David Brown

Five things I learned at baseball's winter meetings

Big League Stew

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ORLANDO — Baseball's winter meetings began with Jayson Werth's(notes) stunning deal with the Washington Nationals, peaked with the Boston Red Sox's one-two punch acquisitions of Adrian Gonzalez(notes) and Carl Crawford(notes), and ended with Cliff Lee(notes) still thinkin' on the New York Yankees and Texas Rangers.

And somewhere along the way, a certain Baltimore Orioles slugger told anyone who would listen that he's got cat scratch fever. Here are five things I learned in Florida this week:

Luke Scott(notes) would love to meet Ted Nugent. OK — that wasn't the most-quoted sound bite from Scott's Answer Man session, but it does go a long way toward explaining his views on where the president of the United States was born. Or not born. (His affection for Nuge doesn't explain Scott fully, though, because I want to meet Nuge too.)

I was hanging with Scott for half, or 60 percent, of what he was saying -- at least idealistically. And when he got to the edge, I hoped he would pivot, but he just kept on going. Listening to him, I felt exhilaration followed by a slight depression.

Ozzie Guillen is a lifesaver. This got almost no attention, but the White Sox manager cut short his visit to the meetings so he could go home to Venezuela to help flood victims. Guillen said he was already housing several dozen people at his home who've probably lost every one of their possessions. I'm not nominating Guillen for Time's Man of the Year (yet), but he's not just some clown in a baseball uniform and people should know that.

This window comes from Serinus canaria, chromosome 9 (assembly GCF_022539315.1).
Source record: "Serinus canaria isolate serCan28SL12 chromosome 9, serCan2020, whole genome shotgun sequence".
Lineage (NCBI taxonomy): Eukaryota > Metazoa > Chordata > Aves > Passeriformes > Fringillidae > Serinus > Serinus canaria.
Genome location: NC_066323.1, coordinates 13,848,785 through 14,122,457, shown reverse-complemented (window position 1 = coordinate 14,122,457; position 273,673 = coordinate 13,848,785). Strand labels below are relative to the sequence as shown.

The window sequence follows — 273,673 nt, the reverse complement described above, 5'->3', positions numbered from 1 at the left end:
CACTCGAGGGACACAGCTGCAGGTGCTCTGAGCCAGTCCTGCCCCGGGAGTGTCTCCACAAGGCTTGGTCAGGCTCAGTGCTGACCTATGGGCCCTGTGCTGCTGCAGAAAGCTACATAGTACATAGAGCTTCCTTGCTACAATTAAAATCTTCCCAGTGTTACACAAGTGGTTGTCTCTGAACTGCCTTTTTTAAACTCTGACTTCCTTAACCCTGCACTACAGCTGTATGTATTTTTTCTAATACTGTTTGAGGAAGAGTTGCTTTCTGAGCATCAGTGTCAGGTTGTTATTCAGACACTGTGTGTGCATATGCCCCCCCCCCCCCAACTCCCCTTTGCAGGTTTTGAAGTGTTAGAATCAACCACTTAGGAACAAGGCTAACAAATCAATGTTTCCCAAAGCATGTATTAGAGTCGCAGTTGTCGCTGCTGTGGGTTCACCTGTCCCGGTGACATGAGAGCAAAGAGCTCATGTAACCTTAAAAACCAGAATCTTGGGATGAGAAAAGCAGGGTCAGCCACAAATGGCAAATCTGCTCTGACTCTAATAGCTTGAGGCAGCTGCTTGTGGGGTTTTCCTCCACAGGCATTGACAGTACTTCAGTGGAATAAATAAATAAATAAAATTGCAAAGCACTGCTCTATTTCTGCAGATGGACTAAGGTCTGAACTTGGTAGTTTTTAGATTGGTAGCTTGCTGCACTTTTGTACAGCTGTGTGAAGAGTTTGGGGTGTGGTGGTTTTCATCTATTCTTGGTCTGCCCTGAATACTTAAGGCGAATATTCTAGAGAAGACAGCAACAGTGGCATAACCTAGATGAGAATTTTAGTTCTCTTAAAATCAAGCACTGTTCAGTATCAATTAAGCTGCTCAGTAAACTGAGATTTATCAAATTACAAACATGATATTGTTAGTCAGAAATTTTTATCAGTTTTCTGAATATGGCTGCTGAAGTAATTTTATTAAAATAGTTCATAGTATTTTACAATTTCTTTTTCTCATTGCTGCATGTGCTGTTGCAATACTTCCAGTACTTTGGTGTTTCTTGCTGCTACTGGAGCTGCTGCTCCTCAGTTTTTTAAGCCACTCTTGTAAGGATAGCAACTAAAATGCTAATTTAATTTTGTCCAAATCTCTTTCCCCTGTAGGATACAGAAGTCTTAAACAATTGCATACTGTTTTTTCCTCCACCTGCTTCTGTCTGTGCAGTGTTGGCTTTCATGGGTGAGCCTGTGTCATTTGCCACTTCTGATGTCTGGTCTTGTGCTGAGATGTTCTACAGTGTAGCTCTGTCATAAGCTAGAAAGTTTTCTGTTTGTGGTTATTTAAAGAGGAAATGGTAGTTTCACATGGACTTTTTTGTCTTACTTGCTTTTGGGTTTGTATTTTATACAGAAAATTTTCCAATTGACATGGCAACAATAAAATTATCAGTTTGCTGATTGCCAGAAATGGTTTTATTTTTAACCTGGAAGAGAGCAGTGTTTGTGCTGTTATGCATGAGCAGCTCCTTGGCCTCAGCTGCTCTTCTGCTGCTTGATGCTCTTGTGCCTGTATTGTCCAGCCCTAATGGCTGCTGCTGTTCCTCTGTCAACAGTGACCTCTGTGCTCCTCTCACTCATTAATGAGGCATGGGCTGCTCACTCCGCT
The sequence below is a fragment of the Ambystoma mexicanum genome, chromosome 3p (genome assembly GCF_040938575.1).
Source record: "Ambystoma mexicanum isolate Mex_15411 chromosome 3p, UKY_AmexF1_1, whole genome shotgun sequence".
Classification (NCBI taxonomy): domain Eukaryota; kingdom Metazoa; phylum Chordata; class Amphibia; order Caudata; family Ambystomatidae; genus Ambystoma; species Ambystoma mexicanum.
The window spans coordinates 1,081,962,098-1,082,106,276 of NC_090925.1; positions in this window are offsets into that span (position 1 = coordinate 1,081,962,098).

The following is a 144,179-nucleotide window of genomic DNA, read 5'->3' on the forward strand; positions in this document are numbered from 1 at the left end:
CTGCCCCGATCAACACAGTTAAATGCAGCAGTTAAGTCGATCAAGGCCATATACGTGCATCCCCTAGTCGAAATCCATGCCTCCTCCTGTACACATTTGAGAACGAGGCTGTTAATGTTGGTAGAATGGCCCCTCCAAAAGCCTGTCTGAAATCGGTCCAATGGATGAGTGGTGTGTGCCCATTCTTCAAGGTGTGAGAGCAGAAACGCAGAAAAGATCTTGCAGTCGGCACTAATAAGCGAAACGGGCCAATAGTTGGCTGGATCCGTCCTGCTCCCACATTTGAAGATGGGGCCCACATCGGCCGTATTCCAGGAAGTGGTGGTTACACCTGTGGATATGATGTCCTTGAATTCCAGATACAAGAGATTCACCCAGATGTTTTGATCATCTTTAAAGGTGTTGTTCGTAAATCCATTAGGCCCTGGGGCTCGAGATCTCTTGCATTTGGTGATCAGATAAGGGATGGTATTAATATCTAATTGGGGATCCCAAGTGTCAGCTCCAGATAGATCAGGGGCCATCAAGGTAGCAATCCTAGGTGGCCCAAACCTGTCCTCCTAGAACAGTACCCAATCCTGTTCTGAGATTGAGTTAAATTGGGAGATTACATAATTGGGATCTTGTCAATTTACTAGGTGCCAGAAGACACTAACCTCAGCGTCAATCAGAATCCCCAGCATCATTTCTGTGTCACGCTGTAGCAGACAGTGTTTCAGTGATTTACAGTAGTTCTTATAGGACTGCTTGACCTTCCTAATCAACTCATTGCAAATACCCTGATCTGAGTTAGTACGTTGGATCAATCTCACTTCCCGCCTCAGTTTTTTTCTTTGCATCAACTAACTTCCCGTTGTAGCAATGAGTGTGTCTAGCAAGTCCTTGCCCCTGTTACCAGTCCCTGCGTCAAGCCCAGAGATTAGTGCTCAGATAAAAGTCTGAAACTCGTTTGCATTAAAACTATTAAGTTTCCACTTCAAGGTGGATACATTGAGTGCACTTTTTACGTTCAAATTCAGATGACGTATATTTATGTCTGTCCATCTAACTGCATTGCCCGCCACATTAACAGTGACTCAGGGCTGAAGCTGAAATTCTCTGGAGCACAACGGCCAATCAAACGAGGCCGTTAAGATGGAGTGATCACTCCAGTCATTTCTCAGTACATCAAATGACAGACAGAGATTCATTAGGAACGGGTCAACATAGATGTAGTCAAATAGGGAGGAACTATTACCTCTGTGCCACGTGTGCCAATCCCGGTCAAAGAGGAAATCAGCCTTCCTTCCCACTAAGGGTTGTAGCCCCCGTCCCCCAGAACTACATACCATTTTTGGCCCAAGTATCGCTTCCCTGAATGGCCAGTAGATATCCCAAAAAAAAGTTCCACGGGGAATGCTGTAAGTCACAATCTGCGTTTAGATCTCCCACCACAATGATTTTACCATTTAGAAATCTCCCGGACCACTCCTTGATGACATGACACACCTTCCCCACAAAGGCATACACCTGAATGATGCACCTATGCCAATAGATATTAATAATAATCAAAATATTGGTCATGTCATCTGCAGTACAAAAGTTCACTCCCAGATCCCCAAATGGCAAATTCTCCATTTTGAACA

Carlos Peña has no idea what he's in for. In a sport where optimism abounds, Peña might be the most optimistic (and nicest) person in the majors. After signing a one-year contract, he's genuinely enthusiastic about the Chicago Cubs' chances to win. He said the kind of energy and positive-thinking that new manager Mike Quade exudes "can move mountains." Yes, but can he move Carloses?

Yeah, lots of guys feel that way before playing their first game at Wrigley Field. And then, reality sets in. Peña might be correct about the Cubs' chances, but if he's not, I hope it doesn't sour him on life one bit.

Before you report someone is dead, please, double check first. A newspaper report out of Ohio said that legendary Cleveland Indians righthander Bob Feller had died when he had not. Worse, the story — which listed no sources —was picked up by ESPN Radio in Cleveland and presented as the truth. Getting any story wrong is bad enough, but when you suspect someone has died — especially a person as well-known and beloved as Feller — just make sure you're right.

The logo for the winter meetings was an alligator...

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... that kind of looks like a Maryland Terrapin.

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Fear the Selig!

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